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UBC Theses and Dissertations

Time and size effects for tension perpendicular to grain in wood Mau, Tak Jee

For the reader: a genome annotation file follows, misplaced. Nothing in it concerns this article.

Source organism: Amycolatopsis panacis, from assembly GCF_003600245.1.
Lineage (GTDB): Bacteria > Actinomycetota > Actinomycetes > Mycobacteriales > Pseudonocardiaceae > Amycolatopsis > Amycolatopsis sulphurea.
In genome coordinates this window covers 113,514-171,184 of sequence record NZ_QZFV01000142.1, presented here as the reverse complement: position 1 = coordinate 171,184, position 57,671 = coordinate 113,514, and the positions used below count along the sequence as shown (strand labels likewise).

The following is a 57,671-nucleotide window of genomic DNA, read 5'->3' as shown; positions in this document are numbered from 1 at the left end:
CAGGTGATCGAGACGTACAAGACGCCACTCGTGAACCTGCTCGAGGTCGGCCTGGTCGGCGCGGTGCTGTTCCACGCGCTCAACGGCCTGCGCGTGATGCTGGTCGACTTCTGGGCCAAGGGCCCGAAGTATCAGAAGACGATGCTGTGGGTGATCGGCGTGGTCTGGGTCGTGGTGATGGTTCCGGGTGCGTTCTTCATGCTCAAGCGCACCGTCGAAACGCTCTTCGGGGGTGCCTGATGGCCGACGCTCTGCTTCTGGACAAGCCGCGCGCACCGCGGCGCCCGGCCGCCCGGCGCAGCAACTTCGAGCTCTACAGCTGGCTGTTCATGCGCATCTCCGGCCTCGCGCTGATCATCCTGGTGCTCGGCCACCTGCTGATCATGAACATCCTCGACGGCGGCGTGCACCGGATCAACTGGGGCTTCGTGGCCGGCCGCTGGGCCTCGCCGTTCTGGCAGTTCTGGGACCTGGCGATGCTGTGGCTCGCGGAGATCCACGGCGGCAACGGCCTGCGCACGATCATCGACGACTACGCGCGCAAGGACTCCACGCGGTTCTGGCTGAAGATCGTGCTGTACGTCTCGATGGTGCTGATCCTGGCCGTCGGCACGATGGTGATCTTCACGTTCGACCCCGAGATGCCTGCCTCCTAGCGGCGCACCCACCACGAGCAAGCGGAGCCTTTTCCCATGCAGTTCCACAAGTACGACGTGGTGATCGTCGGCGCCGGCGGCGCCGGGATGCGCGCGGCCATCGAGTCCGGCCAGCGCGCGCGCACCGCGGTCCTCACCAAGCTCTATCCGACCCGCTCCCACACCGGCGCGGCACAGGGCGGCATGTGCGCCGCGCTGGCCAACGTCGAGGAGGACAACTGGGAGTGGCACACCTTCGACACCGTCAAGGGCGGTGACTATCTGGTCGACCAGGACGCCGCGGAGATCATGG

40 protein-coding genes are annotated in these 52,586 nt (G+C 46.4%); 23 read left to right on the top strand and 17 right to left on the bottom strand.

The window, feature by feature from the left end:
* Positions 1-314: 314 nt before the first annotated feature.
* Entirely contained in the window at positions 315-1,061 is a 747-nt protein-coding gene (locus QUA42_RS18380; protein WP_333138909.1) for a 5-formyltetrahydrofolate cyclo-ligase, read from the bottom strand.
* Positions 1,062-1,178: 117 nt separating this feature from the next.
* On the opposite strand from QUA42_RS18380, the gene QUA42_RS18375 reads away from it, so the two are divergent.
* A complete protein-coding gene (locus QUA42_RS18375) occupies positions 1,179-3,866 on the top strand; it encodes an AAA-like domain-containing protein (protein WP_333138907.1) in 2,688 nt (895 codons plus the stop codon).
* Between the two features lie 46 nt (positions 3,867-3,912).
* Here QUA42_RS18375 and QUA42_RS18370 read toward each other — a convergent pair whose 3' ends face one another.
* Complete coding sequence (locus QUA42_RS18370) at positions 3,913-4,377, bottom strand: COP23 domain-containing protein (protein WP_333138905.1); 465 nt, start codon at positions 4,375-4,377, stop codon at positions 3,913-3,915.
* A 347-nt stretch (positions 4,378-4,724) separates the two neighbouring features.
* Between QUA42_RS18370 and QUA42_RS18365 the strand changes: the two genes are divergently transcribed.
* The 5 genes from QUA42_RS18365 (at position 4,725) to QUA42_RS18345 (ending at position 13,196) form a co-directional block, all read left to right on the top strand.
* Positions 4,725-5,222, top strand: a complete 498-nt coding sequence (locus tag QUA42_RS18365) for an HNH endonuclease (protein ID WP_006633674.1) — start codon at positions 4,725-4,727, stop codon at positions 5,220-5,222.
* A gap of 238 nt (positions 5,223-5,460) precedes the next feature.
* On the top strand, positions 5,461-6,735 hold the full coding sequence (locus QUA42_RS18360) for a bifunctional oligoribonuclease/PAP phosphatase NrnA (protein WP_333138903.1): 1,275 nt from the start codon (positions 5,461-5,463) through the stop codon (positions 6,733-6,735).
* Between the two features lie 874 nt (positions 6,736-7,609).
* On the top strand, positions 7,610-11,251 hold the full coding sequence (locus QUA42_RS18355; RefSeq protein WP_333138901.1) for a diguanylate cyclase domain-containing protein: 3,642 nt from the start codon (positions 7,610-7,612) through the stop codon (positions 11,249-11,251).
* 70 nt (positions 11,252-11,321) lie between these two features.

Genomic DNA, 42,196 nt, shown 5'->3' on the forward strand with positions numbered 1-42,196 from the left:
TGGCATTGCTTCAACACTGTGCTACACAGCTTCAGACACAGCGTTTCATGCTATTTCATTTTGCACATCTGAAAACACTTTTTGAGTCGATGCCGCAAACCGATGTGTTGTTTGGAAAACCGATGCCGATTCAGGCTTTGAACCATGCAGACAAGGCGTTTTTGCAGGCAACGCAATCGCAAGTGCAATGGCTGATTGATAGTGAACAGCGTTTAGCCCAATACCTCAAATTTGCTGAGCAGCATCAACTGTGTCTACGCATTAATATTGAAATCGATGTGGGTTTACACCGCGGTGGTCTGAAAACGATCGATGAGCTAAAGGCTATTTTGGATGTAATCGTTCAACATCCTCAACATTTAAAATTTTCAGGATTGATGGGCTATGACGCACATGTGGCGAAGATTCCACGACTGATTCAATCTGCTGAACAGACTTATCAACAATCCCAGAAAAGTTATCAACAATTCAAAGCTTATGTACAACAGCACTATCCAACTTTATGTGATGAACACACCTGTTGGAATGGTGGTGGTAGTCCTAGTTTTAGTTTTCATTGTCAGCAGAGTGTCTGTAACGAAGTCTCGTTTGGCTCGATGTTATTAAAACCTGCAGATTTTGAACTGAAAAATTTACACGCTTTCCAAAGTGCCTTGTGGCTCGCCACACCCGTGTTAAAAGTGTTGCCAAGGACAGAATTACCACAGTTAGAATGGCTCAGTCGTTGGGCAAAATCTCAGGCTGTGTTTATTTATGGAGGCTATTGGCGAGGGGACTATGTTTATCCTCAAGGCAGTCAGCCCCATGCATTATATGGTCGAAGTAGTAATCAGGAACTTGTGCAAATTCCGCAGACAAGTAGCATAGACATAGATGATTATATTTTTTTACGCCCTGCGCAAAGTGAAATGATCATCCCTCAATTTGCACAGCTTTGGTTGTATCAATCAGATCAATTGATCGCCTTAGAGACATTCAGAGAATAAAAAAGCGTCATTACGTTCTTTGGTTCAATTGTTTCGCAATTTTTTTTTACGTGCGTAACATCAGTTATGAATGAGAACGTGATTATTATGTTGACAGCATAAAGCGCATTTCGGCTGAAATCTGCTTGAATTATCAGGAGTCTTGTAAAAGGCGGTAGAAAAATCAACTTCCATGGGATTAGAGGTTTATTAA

Failure of pitched-tapered glulam beams in tension perpendicular to grain has been attributed to the inadequacy of the present method of calculating stresses. In this thesis, the factors of time and size for tension perpendicular to grain were investigated to determine how they would affect the allowable stresses. A total of 229 Douglas Fir glulam blocks of two sizes were loaded for ?0 days in uniform tension perpendicular to grain to investigate time effect. Test data were analyzed by developing estimates for the strength ratios. Results indicate that strength reductions increase at an increasing rate with the logarithm of time. The presently used time factors were shown to be conservative and could be increased for the 2-month, the 7-day and the 1-day durations. Experimental data also indicate that the present time factors may be non-conservative for load durations less than 5 minutes and more than ?0 days. In addition, short-term testing of 24-0 Southern Pine glulam blocks of three sizes was performed to investigate size effect. Results show that the relationship between specimen strength and volume is a straight line in a log.-log. plot, thus verifying the weakest-link model for Southern Pine. Comparison with Douglas Fir data taken from literature was also made. It was found that Southern Pine is definitely stronger than Douglas Fir In tension perpendicular to grain. Size effect, however, is almost identical for the two species. Significant difference was observed in the long-term test results between the two specimen volumes. This may be due to the effect of size, but it could also be caused by the different stress levels used for the two volumes.

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